BY ANISHA JINTOORKAR
As the 2020 primary and presidential elections are quickly approaching, the university is encouraging students, faculty and staff to register for their right to vote. A tabling event to register for the primaries is scheduled for Monday, March 30, and another is scheduled for the presidential election on Thursday, April 2. Both will take place in Hillwood Commons from 12:30 p.m. to 2 p.m.
LIU Votes is a campus-wide marketing initiative to promote participation in the election process. At the tabling events and on their website, www.liu.edu/votes, voter registration and absentee ballot applications are available for all 50 states.
According to Best Colleges, in 2017, 16.8 million undergraduate students were enrolled to vote nationwide, but actual voter turnout was poor. On the upside, the National Study of Learning, Voting and Engagement (NSLVE) calculated that 40.3 percent of registered student voters took the time to cast their ballots in 2018, doubling the percentage that voted in 2014.
Both studies concluded that a number of factors contribute to the low student turnout such as a dislike for the candidates, voting barriers, hectic schedules, heavy workload, and changing policies that confuse young people on how to vote.
On campus, students expressed different reasons for whether or not they participate in the voting process.
“Well, I don’t follow politics so I don’t feel like I can make a good informed decision,” Lauren Ramirez, junior accounting major, said.
Those who voice strong opinions against candidates usually don’t go out of their way to vote, according to Joseph Campisi, sophomore biology major. He finds it ironic that people can hold strong viewpoints on how to “better the world” but neglect to participate in a way that actually counts.
“I think everyone should vote in every election to express their right to do so, and to voice their opinions on matters that affect us all as a country,” Campisi said.
College students tend to be occupied with studies, sports and extracurricular activities, leaving them with little time for anything else.
“I am not registered to vote as I have not had the chance due to a busy schedule and have not made this a priority,” Alex Price, sophomore business major, said. He explained further that he plans to register and vote in the upcoming elections.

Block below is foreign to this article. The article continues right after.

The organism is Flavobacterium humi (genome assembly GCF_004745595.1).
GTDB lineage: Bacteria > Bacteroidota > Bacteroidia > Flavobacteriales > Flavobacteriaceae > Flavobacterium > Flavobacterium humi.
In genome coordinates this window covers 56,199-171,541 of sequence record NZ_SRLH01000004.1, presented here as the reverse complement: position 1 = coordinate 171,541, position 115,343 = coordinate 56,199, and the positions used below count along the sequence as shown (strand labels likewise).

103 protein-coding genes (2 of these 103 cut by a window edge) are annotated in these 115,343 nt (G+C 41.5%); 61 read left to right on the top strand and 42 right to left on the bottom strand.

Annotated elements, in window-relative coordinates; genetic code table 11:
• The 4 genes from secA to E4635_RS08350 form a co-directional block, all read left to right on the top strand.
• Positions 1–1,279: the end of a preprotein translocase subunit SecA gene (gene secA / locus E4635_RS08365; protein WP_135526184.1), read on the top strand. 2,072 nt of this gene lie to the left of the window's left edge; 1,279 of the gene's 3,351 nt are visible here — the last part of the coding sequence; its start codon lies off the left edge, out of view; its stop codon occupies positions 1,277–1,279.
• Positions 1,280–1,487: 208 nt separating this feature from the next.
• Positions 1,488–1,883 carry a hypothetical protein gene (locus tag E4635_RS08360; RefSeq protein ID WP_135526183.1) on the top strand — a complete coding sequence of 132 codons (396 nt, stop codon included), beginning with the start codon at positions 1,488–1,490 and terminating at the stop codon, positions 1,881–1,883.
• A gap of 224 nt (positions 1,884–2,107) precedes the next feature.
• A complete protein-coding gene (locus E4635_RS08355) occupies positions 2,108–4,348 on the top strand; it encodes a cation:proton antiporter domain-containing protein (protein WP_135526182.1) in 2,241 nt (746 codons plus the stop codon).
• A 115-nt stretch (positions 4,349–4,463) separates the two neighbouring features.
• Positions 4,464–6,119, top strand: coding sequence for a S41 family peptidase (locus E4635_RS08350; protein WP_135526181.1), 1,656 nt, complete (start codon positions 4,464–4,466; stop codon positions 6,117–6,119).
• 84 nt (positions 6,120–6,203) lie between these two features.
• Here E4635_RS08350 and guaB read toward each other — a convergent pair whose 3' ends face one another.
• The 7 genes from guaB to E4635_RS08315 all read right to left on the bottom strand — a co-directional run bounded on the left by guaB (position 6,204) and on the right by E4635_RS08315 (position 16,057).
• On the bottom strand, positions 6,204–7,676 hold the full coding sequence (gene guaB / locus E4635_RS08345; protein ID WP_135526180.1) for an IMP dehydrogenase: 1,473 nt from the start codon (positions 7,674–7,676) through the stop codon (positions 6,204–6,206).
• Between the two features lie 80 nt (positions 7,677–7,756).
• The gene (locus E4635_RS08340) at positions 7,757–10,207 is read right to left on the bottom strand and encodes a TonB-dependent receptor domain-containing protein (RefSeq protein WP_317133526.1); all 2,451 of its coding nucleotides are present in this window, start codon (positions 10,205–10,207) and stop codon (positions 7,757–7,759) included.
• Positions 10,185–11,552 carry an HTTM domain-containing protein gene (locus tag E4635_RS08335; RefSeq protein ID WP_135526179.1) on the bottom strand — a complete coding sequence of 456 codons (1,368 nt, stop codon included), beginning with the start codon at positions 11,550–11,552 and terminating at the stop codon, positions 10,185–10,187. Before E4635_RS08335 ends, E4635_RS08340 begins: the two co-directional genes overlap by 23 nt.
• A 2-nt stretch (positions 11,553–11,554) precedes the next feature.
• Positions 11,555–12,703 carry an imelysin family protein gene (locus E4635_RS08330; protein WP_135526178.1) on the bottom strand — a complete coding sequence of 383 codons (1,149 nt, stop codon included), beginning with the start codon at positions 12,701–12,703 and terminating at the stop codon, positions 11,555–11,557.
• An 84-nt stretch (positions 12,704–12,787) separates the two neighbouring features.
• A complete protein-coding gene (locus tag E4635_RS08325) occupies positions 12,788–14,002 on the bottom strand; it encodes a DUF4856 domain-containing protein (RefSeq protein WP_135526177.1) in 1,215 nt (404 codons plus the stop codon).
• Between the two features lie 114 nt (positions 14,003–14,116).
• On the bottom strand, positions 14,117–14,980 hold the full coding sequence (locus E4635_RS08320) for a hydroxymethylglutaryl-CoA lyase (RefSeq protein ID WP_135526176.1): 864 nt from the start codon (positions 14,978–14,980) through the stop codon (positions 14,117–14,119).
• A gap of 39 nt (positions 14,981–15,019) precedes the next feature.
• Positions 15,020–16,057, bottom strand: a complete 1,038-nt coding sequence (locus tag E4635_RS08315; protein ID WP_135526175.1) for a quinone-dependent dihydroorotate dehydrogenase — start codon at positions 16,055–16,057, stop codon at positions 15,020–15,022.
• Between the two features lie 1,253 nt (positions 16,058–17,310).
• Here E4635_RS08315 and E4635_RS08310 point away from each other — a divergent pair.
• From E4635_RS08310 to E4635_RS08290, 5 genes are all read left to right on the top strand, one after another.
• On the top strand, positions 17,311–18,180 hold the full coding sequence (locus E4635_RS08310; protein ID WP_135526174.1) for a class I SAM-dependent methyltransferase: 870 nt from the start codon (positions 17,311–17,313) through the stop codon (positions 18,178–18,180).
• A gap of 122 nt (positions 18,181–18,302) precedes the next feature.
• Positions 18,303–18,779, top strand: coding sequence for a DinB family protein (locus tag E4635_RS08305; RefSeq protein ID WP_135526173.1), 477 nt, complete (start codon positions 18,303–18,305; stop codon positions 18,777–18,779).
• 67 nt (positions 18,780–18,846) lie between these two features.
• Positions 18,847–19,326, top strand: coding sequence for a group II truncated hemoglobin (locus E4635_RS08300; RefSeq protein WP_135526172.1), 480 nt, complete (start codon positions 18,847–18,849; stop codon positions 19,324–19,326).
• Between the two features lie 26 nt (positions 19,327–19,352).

Understanding each candidate’s proposed policies and viewpoints is also an important part of the voting process. Students should make sure they’re electing the right person with the right values for the job, according to Michael Soupios, professor of political science.
“Which means in addition to voting, young folks must do their research…the last thing the Republic needs is another generation of mountebanks and political scoundrels leading the nation,” he said.
Ashley Rodriguez, president of the Student Government Association (SGA) and senior accounting major, said, “SGA believes that it is very important to promote voter registration. Last semester we hosted a tanking event with the paperwork needed to help students register to vote.”
Rodriguez emphasized why her fellow classmates shouldn’t hesitate to enter the voting booth. Often, students accept the notion that their single vote doesn’t count, when in actuality this is far from the case.
“Every single vote matters and can make a difference,” she said.
Heather Felix, senior public relations major, agreed with Rodriguez, but credited the low voter turnout to her belief that college students don’t care enough about politics because they don’t think it affects them.
“This is entirely untrue as our representatives are responsible for policies and legislation which shape the social landscape and economy we will enter into after graduation,” Felix said.
“It is important for college students to make educated decisions, not just align with their parents’ political beliefs, and vote for candidates who they believe are most capable. Our right to vote is taken for granted when so many fought for that privilege. Registering to vote is also so easy. There’s no excuse.”
In the United States, it’s valuable to remember that voting is a right and privilege that is not mandatory, but is highly suggested. In several other countries like Australia, Argentina and Belgium, voting is compulsory and failure to vote results in penalties.
“It is very important to register and vote,” Soupios said. “Young people better remember when old people such as myself go off to the bone garden, the system belongs to them.”